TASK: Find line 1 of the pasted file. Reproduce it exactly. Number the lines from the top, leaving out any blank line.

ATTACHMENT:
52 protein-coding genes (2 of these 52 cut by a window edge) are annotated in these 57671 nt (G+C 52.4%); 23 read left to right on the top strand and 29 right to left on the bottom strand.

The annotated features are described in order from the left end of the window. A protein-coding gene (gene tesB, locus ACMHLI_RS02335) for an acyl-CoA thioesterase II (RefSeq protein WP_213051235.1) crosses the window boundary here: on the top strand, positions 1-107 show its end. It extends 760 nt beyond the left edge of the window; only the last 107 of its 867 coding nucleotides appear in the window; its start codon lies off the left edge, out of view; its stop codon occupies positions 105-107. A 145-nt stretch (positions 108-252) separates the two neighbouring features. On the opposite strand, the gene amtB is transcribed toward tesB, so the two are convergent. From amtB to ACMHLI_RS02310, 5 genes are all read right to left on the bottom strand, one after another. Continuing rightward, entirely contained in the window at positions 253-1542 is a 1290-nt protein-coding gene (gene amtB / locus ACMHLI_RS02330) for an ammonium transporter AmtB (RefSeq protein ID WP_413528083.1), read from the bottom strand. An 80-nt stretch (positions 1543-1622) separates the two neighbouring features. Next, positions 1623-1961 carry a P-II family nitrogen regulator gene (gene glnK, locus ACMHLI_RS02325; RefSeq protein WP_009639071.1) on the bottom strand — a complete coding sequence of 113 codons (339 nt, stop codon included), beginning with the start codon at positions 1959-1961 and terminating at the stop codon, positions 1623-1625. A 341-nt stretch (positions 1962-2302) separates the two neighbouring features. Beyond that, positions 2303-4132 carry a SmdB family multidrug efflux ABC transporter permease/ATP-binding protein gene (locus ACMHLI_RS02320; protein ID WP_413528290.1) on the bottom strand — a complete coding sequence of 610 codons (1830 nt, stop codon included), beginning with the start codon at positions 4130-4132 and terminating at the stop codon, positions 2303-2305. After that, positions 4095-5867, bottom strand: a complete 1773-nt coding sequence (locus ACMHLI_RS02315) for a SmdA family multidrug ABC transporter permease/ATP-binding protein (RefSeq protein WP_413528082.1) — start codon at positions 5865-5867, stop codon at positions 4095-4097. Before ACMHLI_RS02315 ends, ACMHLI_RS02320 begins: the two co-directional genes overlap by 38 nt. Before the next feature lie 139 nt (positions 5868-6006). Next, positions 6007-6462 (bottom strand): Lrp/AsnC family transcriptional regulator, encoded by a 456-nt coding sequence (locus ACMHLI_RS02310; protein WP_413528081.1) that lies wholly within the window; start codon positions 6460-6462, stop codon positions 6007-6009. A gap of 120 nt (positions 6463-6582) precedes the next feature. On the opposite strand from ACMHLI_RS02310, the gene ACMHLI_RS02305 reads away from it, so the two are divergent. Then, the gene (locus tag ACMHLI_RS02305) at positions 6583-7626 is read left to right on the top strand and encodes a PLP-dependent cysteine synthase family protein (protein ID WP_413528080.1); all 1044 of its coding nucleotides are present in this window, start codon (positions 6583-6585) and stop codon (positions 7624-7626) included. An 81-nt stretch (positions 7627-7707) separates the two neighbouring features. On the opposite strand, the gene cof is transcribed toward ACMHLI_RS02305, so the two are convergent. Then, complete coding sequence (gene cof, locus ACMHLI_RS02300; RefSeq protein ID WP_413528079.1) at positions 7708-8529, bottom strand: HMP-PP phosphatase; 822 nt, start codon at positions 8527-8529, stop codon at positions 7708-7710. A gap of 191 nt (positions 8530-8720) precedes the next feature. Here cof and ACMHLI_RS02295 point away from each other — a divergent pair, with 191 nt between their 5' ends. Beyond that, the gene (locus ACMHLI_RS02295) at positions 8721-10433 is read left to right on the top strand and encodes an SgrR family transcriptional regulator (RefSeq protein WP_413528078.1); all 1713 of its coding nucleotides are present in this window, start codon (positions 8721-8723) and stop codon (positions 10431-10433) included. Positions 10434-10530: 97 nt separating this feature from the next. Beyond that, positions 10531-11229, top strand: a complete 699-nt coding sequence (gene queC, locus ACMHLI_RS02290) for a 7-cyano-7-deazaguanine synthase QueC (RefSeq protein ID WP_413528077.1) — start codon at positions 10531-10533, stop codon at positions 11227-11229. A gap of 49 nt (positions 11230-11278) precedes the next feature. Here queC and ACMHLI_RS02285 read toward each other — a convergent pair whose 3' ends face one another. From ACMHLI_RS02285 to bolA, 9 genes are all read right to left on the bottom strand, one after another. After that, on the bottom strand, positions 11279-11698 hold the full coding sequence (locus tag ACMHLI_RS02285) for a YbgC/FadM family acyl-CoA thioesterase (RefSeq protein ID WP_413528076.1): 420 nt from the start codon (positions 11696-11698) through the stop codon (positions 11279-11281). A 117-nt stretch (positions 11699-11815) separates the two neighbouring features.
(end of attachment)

52 protein-coding genes (2 of these 52 cut by a window edge) are annotated in these 57671 nt (G+C 52.4%); 23 read left to right on the top strand and 29 right to left on the bottom strand.